# Tag Info

84

The answers are no and no. Being dimensionless or having the same dimension is a necessary condition for quantities to be "compatible", it is not a sufficient one. What one is trying to avoid is called category error. There is analogous situation in computer programming: one wishes to avoid putting values of some data type into places reserved for a ...

83

It doesn't matter where the equation came from - a fit to experimental data or a deep string theoretic construction - or who made the equation - Albert Einstein or your next-door neighbour - if the dimensions don't agree on the left- and right-hand sides, it's nonsense. Consider e.g. my new theory that the mass of an electron equals the speed of light. It's ...

79

Physics is independent of our choice of units And for something like a length plus a time, there is no way to uniquely specify a result that does not depend on the units you choose for the length or for the time. Any measurable quantity belongs to some set $\mathcal{M}$. Often, this measurable quantity comes with some notion of "addition" or "concatenation"...

77

Whenever I think about this problem I go back to one of Joel Spolsky's articles, "Making Wrong Code Look Wrong", which talks about Hungarian notation. Not only the useless kind of Hungarian notation, where variables are named in a way that describes their types (f_pos for a float, d_pos for a double, etc.) - this is "Systems Hungarian" in the article - but ...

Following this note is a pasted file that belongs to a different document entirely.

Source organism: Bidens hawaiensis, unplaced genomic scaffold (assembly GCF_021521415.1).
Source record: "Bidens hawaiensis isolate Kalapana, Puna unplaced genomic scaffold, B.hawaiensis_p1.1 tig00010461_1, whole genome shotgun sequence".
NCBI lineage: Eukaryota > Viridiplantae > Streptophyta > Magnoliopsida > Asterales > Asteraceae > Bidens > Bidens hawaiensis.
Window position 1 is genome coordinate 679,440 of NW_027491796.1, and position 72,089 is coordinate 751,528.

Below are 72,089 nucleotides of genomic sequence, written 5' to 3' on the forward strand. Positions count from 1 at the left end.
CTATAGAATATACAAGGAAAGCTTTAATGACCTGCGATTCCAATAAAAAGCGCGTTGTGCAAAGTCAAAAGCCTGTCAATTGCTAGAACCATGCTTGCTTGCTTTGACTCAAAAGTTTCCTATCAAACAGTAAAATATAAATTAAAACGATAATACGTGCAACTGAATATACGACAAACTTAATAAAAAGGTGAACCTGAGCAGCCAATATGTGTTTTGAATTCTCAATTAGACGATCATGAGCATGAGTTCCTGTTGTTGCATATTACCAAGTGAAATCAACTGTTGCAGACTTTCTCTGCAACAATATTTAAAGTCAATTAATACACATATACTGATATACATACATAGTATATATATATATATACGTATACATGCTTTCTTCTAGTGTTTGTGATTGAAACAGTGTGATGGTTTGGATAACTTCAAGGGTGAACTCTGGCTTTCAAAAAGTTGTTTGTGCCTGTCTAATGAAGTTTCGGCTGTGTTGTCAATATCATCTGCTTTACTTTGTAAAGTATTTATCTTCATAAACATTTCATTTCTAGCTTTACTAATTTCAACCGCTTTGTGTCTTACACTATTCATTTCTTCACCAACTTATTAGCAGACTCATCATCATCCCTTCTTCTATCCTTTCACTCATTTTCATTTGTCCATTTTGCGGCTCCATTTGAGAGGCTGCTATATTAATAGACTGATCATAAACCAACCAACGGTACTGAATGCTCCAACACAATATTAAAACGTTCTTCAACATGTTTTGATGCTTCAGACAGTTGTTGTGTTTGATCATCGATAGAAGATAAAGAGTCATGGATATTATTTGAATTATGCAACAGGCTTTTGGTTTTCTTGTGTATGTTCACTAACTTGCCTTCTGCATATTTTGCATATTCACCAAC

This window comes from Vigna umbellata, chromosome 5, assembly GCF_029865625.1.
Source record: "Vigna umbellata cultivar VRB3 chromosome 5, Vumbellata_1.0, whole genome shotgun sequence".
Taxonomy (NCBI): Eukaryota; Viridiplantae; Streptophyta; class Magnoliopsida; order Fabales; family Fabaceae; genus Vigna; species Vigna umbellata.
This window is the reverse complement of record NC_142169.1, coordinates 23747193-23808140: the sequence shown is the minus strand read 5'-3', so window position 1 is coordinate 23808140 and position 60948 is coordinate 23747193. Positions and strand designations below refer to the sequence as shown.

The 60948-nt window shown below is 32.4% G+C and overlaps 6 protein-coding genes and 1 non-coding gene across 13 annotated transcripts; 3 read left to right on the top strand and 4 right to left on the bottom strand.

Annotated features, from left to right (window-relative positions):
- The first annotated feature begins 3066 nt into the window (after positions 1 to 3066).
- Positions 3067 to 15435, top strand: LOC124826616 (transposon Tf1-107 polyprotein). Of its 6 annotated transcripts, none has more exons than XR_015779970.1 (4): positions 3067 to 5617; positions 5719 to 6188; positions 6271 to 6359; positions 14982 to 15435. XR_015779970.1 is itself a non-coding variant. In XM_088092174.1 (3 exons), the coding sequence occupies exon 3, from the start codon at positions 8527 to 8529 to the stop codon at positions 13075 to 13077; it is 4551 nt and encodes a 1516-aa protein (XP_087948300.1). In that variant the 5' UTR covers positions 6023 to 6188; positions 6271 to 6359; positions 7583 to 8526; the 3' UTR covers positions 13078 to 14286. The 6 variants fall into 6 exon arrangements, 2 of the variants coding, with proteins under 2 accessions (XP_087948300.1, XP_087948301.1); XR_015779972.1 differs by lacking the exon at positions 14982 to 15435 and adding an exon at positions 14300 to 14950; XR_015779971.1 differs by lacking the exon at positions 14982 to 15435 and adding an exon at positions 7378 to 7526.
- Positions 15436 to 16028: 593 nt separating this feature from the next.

67

first of all, the question you are asking is very important and you may master it completely. Dimensionful constants are those that have units - like $c, \hbar, G$, or even $k_{\rm Boltzmann}$ or $\epsilon_0$ in SI. The units - such as meter; kilogram; second; Ampere; kelvin - have been chosen partially arbitrarily. They're results of random cultural ...

33

A standard argument to deny possibility of inserting dimensionful quantities into transcendental functions is the following expression for Taylor expansion of e.g. $\exp(\cdot)$: $$e^x = \sum_n \frac{x^{n}}{n!} = 1 + x +\frac{x^2}{2} + \dots\,.\tag1$$ Here we'd add quantities with different dimensions, which you have already accepted makes no sense. OTOH,...

33

It depends what you mean by "unit". If you mean something like "seconds", then no. Counterexample: 1 minute = 60 seconds has different units on both sides, but they're both representing a duration, so they can still be equal. If you mean something like "time", then yes. An equation means two things are equal, i.e. the same. For that to be true, they have ...

29

All right, I'm cashing in my comments to provide an answer: Let's start with an example that doesn't invoke dimensions, units, or physics at all. How do we evaulate the following expression? $$1 + \begin{pmatrix}5\\2\\-9\end{pmatrix} + \begin{pmatrix}a\ b\\c\ d\end{pmatrix}$$ The answer is, we don't. Not without defining some special convention, like ...

28


15

Your friend's question is perceptive but not at odds with your earlier answer. When you compare the length of something with a unit (1 meter), the ratio is indeed a unitless number. But then all numbers (1.5, $\pi$, 42) are unitless. When you want to determine speed you divide displacement by time - each of which has units. But what you enter into you ...

15

No. All equations have the same dimension on both sides. Dimensions are mass, distance, time, speed, acceleration, force, power, electric current, electric charge etc. As long as you work with symbolic relations, you only care about dimensions. The equation $$v = \frac{s}{t}$$ (velocity = distance / time) works with any units as long as they are units for ...

14

The infinitesimal length interval between two events in spacetime $ds$ is defined by $$ds^2=c^2 dt^2 - dx^2 - dy^2 - dz^2$$ The creature is dimensionally consistent, because time is multiplied with a speed. You can think of $(t,x,y,z)$ as the four coordinates of spacetime $(x^0,x^1,x^2,x^3)$ and $c$ appears naturally in the equations. However, the usual ...

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